Issue 98 / March - April 2014
Pain, Pepper, and Mercy
Pain, Pepper, And Mercy
Life is ever-changing. Many times, it feels like a sweet candy, but many other times it's as painful as a poisonous drink. Facing sorrow, loss, or another misfortune, life can become a torturous nightmare from which we want to wake up. It hurts like a hot pepper taken inadvertently. Those moments are when we most need some comforting perspectives, just like as follows:
O heart! You and your suffering for Him exist; ah, how nice it is always to be concerned with Him and suffering for Him! That suffering is, in fact, your cure.
O you who are seeking the world; you are like a day laborer in this world;
and you, lover of Paradise, are also far distant from truth.
O you, who are unaware of the truth and pleased with the two worlds,
You are excused, for you have not felt
the pleasure of suffering for the Beloved's sake. (Rumi)
How does suffering become a cure or a pleasure? Just like hot peppers do. Why do we consume hot peppers, even though they are painful to eat? In his article, Ali Fethi Toprak explains that experts think hot peppers "are good for our health by lowering blood pressure, having antimicrobial effects, and increasing salivation thus making a boring diet fun." Kocabas also suggests that, according to some studies, the capsaicin present in hot peppers could be used as a pain suppressor.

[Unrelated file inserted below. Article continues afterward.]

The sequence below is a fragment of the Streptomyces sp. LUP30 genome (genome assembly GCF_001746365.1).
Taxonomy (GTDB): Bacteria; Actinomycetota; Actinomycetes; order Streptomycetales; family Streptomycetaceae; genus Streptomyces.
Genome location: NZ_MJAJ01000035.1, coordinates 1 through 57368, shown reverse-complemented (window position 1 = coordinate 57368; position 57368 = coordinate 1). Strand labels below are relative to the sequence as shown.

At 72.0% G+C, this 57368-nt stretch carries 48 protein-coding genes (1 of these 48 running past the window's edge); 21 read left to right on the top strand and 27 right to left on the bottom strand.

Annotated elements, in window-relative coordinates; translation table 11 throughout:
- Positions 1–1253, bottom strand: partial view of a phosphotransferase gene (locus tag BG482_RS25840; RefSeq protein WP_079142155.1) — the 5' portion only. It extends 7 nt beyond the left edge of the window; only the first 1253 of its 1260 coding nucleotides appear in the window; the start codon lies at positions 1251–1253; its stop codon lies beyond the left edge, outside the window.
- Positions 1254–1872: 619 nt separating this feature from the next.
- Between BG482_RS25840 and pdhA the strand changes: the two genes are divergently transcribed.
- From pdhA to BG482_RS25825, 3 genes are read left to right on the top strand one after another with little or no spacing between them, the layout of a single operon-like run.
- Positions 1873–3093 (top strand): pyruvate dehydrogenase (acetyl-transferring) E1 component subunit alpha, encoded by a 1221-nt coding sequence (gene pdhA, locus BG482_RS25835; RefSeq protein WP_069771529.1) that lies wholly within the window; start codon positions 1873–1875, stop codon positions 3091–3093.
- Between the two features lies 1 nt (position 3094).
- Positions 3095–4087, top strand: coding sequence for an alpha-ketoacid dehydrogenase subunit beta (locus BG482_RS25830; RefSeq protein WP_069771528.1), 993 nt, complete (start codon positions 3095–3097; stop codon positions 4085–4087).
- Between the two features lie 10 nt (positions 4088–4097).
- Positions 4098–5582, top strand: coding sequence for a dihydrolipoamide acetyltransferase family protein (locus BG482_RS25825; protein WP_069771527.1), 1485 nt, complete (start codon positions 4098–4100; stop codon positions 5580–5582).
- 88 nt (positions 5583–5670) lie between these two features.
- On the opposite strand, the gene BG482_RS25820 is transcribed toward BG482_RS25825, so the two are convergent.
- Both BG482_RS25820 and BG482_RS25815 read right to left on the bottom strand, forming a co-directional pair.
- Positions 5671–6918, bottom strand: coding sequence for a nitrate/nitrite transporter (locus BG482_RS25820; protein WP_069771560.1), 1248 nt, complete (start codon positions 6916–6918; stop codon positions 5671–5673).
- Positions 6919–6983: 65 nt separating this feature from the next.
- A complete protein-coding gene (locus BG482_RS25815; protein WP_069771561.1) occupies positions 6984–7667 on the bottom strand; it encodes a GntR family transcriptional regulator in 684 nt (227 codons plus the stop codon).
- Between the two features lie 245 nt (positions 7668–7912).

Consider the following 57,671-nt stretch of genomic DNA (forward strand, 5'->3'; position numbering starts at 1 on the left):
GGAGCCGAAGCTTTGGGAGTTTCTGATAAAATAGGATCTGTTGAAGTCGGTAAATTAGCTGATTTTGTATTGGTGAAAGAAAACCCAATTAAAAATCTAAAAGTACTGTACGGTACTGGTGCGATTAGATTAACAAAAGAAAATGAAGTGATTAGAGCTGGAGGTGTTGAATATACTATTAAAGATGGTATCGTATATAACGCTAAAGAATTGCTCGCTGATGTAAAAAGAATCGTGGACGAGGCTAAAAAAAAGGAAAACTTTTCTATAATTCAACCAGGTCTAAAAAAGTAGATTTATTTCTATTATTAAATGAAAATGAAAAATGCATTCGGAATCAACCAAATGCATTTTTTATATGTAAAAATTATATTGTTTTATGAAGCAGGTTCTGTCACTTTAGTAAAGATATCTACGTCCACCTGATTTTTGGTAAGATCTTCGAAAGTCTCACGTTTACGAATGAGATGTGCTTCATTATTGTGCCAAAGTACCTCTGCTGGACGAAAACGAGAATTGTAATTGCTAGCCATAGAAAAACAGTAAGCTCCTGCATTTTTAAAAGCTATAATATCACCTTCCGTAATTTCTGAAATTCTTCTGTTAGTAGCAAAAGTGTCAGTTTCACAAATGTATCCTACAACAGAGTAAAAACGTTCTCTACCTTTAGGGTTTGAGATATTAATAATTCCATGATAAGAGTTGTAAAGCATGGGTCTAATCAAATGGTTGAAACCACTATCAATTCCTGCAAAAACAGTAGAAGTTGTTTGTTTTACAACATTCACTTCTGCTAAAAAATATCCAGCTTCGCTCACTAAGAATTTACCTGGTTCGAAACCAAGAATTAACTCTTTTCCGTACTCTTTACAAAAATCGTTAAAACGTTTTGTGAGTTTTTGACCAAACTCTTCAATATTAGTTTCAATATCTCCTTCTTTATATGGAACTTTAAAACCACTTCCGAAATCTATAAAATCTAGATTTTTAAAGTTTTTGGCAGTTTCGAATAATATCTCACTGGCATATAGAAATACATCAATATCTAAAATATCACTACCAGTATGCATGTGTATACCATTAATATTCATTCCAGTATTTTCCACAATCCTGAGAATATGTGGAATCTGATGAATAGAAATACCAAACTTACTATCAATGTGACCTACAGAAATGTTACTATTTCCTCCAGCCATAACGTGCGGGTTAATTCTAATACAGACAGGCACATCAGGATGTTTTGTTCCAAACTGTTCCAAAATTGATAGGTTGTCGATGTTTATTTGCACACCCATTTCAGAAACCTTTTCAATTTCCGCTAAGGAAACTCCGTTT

Also in this issue, Katharine Branning explains that researchers have discovered a link between the heavy consumption of isot pepper and the very low cancer rates in southeast Turkey. The "research has provided conclusive evidence that isot pepper does indeed possess substantial anti-cancer properties." In Branning's piece, the very hot isot pepper does not only help cure cancer, but is also an emblem of dialogue, friendship, and mercy, stretching across cultures and religions.
In her heartbreaking memoir, Magdalena Rusanova tells us about her father, who she lost when she was a child. As we read along, we trace each and every threshold she needed to surpass in her life as she grew into adolescence, developed relationships with others, and faced important choices. Even though her father's memory faded as the years passed, and despite her pain, there was one significant piece of advice he had given her, which happened to guide her all her life. Choosing the right guide is necessary for an unwavering walk in our lives, as Niyazi-i Misri says,
Let not any guide lead you, for he may make it
too difficult to proceed;
It is very easy for one whose guide is perfect
to advance along this path.
The right guide can even help us discover the pleasure in pain.